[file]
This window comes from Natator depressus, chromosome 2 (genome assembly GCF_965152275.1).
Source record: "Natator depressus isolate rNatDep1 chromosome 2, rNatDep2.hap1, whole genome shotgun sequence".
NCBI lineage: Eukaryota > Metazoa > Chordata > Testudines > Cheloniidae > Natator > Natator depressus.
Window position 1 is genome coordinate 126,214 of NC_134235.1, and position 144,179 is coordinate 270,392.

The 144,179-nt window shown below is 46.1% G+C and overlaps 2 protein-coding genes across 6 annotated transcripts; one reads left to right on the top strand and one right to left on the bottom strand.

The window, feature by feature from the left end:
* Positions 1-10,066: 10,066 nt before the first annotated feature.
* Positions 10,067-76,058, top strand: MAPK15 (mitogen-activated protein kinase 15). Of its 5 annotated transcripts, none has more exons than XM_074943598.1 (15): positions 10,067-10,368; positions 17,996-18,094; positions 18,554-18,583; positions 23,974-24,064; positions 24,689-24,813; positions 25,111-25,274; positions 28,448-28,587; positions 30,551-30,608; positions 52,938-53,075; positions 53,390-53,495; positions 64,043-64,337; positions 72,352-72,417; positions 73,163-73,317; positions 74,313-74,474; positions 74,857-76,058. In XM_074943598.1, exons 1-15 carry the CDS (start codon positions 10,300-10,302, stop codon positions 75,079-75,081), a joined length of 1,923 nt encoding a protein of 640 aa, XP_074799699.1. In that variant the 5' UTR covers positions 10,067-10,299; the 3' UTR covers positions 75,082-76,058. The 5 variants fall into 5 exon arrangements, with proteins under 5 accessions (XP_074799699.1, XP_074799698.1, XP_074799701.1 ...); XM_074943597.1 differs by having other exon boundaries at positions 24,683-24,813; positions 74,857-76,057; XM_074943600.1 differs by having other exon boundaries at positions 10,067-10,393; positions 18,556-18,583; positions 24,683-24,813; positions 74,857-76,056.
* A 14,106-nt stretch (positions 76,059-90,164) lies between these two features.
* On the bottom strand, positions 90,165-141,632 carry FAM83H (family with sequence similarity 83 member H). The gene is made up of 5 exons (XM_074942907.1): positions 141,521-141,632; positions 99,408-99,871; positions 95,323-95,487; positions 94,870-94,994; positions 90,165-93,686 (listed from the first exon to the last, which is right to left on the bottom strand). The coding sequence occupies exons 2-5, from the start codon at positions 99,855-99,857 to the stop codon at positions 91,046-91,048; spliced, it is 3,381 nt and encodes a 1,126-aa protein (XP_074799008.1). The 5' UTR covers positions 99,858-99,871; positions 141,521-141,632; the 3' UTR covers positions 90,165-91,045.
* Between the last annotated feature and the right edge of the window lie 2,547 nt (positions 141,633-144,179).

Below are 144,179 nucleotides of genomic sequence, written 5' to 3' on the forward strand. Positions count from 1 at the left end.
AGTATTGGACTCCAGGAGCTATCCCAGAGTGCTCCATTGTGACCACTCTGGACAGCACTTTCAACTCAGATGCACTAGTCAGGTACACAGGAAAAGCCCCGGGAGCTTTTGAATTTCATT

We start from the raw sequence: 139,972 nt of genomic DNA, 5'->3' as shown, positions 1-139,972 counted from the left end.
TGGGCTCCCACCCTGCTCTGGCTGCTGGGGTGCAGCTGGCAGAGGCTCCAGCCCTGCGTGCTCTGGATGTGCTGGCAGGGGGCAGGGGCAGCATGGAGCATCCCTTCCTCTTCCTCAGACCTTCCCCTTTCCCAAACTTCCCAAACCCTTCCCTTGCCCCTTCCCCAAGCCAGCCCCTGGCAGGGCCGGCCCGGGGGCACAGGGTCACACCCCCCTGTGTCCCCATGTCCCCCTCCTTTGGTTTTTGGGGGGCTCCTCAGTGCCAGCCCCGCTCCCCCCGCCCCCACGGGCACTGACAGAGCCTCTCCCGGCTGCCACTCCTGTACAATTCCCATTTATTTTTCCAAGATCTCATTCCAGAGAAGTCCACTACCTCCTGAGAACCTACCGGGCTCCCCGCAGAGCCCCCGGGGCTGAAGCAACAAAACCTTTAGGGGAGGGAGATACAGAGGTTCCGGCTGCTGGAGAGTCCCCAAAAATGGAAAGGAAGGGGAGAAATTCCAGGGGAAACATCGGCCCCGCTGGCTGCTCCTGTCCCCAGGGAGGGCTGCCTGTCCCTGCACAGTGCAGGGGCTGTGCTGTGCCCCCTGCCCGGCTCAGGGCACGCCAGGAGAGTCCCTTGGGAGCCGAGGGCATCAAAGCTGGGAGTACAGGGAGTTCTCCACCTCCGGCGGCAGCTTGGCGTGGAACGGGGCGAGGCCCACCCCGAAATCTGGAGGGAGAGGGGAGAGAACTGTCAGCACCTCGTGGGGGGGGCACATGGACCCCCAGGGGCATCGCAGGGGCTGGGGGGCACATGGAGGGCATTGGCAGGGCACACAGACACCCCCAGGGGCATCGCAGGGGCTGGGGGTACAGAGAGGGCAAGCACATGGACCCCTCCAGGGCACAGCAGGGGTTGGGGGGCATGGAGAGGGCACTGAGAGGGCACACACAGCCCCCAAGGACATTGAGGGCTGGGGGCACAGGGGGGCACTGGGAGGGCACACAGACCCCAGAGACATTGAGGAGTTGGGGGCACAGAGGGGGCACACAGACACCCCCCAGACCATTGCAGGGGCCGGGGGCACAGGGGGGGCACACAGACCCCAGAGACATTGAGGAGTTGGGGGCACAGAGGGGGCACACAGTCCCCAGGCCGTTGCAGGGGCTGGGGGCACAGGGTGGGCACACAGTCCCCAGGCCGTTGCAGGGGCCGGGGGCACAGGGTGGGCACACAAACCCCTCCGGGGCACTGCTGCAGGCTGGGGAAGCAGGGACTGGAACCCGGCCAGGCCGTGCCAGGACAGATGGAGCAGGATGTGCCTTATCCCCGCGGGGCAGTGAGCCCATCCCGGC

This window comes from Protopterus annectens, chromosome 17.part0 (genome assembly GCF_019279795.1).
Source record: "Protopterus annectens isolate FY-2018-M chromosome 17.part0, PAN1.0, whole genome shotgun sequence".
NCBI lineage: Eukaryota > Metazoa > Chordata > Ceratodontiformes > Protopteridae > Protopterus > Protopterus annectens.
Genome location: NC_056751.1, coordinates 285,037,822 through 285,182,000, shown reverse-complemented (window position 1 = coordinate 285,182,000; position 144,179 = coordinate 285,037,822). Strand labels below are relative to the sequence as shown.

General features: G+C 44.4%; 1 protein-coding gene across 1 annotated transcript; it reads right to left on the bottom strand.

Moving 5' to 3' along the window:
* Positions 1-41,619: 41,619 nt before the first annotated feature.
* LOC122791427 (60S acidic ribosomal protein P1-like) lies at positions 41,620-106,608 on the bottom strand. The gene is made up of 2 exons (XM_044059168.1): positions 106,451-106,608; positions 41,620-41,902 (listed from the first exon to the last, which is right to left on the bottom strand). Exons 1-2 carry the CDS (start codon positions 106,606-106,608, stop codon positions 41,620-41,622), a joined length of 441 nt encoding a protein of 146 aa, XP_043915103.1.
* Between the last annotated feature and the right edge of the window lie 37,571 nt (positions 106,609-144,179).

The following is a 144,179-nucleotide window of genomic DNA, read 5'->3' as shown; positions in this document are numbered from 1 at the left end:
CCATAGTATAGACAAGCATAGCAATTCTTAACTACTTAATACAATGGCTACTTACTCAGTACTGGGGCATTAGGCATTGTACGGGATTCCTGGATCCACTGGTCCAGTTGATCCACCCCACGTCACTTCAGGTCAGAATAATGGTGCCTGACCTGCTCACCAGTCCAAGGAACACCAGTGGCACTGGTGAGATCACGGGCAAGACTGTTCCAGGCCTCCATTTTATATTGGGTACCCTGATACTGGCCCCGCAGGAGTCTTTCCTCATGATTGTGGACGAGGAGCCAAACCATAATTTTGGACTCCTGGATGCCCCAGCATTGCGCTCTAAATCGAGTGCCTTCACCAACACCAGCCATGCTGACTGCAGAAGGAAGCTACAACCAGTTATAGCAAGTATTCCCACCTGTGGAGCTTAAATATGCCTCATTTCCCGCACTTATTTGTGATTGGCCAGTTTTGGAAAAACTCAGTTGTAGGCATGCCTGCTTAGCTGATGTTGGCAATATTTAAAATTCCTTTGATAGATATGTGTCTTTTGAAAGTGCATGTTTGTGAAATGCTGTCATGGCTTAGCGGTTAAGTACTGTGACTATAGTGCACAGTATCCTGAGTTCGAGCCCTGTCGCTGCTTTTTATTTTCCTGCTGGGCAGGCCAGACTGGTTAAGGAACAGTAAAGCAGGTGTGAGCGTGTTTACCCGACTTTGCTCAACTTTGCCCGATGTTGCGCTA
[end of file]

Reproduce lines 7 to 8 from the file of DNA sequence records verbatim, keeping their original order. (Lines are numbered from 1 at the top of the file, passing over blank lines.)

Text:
* Positions 1-10,066: 10,066 nt before the first annotated feature.
* Positions 10,067-76,058, top strand: MAPK15 (mitogen-activated protein kinase 15). Of its 5 annotated transcripts, none has more exons than XM_074943598.1 (15): positions 10,067-10,368; positions 17,996-18,094; positions 18,554-18,583; positions 23,974-24,064; positions 24,689-24,813; positions 25,111-25,274; positions 28,448-28,587; positions 30,551-30,608; positions 52,938-53,075; positions 53,390-53,495; positions 64,043-64,337; positions 72,352-72,417; positions 73,163-73,317; positions 74,313-74,474; positions 74,857-76,058. In XM_074943598.1, exons 1-15 carry the CDS (start codon positions 10,300-10,302, stop codon positions 75,079-75,081), a joined length of 1,923 nt encoding a protein of 640 aa, XP_074799699.1. In that variant the 5' UTR covers positions 10,067-10,299; the 3' UTR covers positions 75,082-76,058. The 5 variants fall into 5 exon arrangements, with proteins under 5 accessions (XP_074799699.1, XP_074799698.1, XP_074799701.1 ...); XM_074943597.1 differs by having other exon boundaries at positions 24,683-24,813; positions 74,857-76,057; XM_074943600.1 differs by having other exon boundaries at positions 10,067-10,393; positions 18,556-18,583; positions 24,683-24,813; positions 74,857-76,056.